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Learning As They Lead

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meep2011

MEEPer Hannah Sherman and Museum Member Gabrielle Dolinsky in the Discovery Room. 

Photo: © AMNH/R. Mickens.


“Batman! Superman! Spiderman!” shouted a crowd of young campers, eager to share the names of their favorite superheroes, as guide Michael Malave kicked off his “super power” tour through the Milstein Hall of Ocean Life and the Akeley Hall of African Mammals.

“When you look around the hall, you can see many animals, and each of them has an ability that helps them to succeed and survive,” explained Malave to the pack of superhero enthusiasts. “This is much like how superheroes use their powers to win and beat the bad guys.”

Malave, who studies applied math at Marist College, was one of 32 students selected for last year’s Museum Education and Employment Program (MEEP), a summer internship that trains college-age students from the New York City area to develop and lead free themed tours for camp groups who flock to the Museum’s halls each weekday. In 2010, MEEPers, as the student guides are affectionately known, led more than 580 tours in a span of six weeks — an average of more than 20 tours a day.

Part of the Museum’s science education pipeline, a slate of programming that extends from early childhood courses to programs for undergraduates, MEEP is also one of many youth initiatives supported by New York Life Foundation. “The Museum is a leader in providing science education, and MEEP offers college students a valuable opportunity to both learn about and get work experience in this important field,” says Christine Park, president of the New York Life Foundation.

MEEPers spend their first month training with Museum staff to learn the content of the Museum’s halls while crafting original 45-minute tours based on personal or academic interests. Once staff and supervisors approve the tours, which cover topics that range from deep-sea creatures to shamanic practices, MEEPers have the rest of the summer to perfect their presentation. Their challenge: to be ready to improvise on the spot depending on their audience, which could be three-year-olds one day and college or even graduate students the next.MEEPers also work in pairs behind touch-carts — portable stations stocked with artifacts and specimens placed throughout the Museum — to demonstrate objects to visitors during the summer rush in the halls or in the Discovery Room.

“MEEPers not only gain extensive knowledge of science and culture at the Museum that support their academic and career goals, they also sharpen their leadership and communications skills,” says Margaret Jacobs, director of youth initiatives at the Museum. “Our young campers also see them as role models, as they explain complicated ideas in ways that inspire children of all ages.”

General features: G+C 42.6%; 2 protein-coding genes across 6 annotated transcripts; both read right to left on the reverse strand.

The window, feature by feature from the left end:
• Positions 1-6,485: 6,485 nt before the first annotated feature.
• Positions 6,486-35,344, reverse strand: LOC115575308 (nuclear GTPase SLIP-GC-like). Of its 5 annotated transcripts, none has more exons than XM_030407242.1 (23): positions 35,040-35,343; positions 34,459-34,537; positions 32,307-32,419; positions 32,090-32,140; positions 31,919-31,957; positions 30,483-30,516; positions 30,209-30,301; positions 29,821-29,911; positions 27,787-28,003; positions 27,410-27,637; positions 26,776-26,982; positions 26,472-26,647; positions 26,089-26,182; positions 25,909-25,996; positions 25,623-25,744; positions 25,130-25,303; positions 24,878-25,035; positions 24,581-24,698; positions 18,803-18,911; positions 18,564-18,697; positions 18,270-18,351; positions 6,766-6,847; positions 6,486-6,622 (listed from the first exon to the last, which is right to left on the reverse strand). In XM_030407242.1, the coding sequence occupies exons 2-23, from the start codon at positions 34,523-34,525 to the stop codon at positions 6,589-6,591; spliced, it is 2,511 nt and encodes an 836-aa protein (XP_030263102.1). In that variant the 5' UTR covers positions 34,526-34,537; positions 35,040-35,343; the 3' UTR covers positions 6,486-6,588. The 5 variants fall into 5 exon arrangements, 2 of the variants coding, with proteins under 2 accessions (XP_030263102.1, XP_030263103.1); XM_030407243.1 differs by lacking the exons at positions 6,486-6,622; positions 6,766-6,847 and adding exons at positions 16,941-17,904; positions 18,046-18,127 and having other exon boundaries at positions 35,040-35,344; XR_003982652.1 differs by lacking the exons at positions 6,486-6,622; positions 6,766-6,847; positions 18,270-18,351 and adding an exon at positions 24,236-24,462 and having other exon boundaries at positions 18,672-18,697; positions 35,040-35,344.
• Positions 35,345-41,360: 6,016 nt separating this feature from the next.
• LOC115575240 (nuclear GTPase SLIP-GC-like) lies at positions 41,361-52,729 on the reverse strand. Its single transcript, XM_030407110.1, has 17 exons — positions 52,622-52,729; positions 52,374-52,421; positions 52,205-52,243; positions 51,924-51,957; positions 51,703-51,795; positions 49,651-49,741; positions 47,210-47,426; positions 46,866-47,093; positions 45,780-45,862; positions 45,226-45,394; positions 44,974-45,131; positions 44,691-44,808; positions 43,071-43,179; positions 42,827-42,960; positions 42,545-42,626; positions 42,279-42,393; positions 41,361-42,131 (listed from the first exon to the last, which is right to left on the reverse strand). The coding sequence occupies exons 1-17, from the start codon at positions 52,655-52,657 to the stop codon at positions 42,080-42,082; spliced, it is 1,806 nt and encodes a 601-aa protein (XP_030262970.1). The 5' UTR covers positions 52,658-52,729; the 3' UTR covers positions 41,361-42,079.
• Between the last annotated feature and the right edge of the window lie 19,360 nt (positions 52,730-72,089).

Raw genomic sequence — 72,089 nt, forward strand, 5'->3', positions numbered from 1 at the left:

The variety of tours each year reflects the diversity of the MEEPers’ interests. Hannah Sherman, a bioanthropology major at Skidmore College, led tours through the “alien worlds” on Earth and beyond that took campers from the Rose Center for Earth and Space to the Milstein Hall of Ocean Life. Sherman says working as a MEEPer — specifically, making science accessible to the general public — has inspired her to pursue a career in science and the media.

“I was obsessed with the Museum as a kid, so I’ve come full circle,” she says. “I love communicating science to people, but you need a Ph.D. to understand most science magazines. The Museum and other channels can bridge that gap.”

On Frieda Benun’s popular tour of the David H. Koch Dinosaur Wing, campers examined the long, graceful neck of the Barosaurus and the terrifying teeth of the Tyrannosaurus rex while learning about how physical form relates to anatomical function. Like most MEEPers, Benun, a biology major at Brooklyn College, at times struggled to explain certain terms to younger campers.

“These are complex concepts, and the first day a lot went out the door,” Benun says. “The kids wander off, some absorb with their ears, some with their eyes. I realized I shouldn’t be offended.”

Alix Cotumaccio, assistant director of youth initiatives, points out that along with gaining confidence and communication skills, MEEPers also get to know scientists and other staff — and leave with a renewed enthusiasm for the institution.

For Benun, who grew up in New York, the internship reaffirmed her connection to the Museum. Her dream now: “to work here forever.”

Applications for the program are due March 31.Email meep@amnh.org for more information or click here for the application form.

MEEP is generously supported by the leadership contribution of New York Life Foundation.

A version of this story originally appeared in the Winter issue of Rotunda, the magazine for Museum Members.

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